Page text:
Thirdly, the disciples were regularly arguing over who was the most important. As leaders our ego is possibly one of our greatest enemies! Jesus is clear in Luke 22 ‘In this world the Kings and great men lord it over the people…’ In one translation they have a label or a title ‘benefactors’. Notice the system to which Jesus refers? He’s talking about the centralised governmental system (a world of Kings) that by nature predicates ego and the gradation of social structures. Beware of titles and the glamours of publicity that accompany them. Senior Pastor, Executive Pastor, Bishop, etc. Largely these are of a human construct that ultimately speaks of a system that refuses God as King and wants to appoint its own, just like the Israelites. Christ is clear that we share the same name as Him….servant! If there is any rank, the Gospel is clear, it calls us to take a lower rank not a higher one!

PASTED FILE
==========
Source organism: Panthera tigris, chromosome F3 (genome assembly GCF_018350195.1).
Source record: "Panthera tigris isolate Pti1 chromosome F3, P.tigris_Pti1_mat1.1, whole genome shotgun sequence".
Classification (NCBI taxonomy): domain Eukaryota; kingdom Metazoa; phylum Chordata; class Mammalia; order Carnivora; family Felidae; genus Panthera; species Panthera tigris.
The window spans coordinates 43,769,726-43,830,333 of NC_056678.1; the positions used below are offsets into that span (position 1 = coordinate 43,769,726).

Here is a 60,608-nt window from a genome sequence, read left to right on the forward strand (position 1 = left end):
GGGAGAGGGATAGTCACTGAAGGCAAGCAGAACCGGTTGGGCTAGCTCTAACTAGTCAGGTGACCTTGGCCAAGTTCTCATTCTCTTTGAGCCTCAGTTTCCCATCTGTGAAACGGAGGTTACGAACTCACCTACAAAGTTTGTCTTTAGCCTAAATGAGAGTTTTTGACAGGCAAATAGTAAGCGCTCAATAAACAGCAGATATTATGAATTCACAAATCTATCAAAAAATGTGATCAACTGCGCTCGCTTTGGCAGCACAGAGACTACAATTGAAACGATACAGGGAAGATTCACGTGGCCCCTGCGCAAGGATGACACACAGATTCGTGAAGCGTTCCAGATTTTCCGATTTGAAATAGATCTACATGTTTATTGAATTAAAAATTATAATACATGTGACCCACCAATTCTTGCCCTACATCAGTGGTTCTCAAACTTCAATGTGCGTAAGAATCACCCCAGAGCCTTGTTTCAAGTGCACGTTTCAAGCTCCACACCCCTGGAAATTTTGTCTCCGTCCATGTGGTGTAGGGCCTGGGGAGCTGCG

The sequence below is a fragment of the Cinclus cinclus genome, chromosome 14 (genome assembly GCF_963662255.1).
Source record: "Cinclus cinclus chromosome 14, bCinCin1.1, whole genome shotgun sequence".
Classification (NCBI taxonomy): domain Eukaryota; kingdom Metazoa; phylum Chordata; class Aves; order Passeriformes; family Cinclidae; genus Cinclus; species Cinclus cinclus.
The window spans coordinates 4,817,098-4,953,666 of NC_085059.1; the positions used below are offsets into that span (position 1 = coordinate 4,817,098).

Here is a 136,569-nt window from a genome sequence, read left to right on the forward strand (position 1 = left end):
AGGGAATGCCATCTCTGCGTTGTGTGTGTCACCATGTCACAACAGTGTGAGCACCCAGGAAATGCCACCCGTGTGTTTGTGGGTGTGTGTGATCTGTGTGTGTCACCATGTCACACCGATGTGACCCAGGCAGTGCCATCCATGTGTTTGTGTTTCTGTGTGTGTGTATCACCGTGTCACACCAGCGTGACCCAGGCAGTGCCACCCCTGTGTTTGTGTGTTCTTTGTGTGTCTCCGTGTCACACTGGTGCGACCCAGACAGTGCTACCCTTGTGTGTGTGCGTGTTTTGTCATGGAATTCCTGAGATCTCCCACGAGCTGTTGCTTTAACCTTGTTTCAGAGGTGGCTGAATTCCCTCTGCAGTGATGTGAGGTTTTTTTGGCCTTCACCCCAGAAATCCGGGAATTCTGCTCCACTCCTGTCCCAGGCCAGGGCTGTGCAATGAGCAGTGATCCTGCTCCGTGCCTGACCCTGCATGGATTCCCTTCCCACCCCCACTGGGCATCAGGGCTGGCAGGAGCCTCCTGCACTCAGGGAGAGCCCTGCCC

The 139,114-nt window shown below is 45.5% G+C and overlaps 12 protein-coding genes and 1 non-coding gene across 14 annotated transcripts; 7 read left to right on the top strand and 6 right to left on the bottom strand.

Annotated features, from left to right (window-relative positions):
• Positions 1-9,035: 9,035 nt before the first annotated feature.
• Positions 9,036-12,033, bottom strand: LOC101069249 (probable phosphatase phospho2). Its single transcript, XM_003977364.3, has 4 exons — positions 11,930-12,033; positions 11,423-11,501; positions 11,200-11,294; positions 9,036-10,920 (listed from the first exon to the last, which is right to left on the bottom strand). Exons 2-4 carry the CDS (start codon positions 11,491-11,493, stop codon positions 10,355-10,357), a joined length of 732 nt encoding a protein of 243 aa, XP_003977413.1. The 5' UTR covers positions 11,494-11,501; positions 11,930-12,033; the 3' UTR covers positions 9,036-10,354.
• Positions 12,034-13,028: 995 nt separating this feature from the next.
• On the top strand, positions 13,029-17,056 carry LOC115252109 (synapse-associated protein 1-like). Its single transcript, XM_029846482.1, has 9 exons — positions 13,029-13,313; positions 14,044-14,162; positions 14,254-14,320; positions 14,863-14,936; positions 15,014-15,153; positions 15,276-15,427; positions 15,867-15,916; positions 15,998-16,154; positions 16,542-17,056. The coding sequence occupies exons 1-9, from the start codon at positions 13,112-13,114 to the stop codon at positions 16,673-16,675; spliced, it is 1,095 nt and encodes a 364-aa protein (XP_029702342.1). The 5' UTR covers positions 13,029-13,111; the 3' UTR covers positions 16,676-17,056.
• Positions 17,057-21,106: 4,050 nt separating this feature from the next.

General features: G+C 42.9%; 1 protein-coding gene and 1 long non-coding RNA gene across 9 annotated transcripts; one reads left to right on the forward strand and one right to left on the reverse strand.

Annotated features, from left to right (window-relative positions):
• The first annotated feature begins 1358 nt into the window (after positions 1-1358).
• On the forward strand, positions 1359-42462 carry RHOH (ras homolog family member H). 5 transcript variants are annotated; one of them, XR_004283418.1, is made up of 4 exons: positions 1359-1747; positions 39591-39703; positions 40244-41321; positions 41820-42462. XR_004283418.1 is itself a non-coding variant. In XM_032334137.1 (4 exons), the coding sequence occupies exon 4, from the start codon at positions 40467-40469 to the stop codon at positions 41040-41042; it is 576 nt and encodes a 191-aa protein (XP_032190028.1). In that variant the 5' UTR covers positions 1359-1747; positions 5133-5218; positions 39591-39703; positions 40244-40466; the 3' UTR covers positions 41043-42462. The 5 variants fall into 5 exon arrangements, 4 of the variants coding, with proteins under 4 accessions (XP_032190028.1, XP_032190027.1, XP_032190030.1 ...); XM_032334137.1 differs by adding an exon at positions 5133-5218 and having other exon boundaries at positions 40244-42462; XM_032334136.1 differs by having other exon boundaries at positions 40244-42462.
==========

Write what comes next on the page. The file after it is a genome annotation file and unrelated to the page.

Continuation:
Perhaps we could even conclude as illustrated in this verse – the tragedy is that one generation’s obsession with the merry-go-round of a centralised system of government has an impact on the next – the younger generation?

2: It commodifies people

By very nature, the architecture of centralised forms of government means they are self-serving. (v12,13) When we reject God’s government, by default we align ourselves with the world of personal gain and private profit. This is a commodity driven world whose gravitational pull draws us all to be orbiters of its consumer mantra. Acquisition becomes the name of the game. Stuff, in all its myriad of forms becomes our pursuit. We are all engaged in a race for success in some shape or other, whether in our private lives our in ministry. A new form of paganism grips us in the 21st century in the form of commodity and it impacts the way we see people. In this system people are a means to an end – private profit and personal gain! A growing obsession with vision, values, mission statements, brand, marketing and a trendy social media presence are seemingly increasingly being held up to be a strategic route for furthering the growth of the church. Really? Just like the Lord warns Israel, the potential of this pagan bandwagon demands increasing amounts of resource to keep its corporate model roadworthy. It’s all too easy to recognise the demon in the world system but fail to discern the grip that it has on own hearts and the way we lead!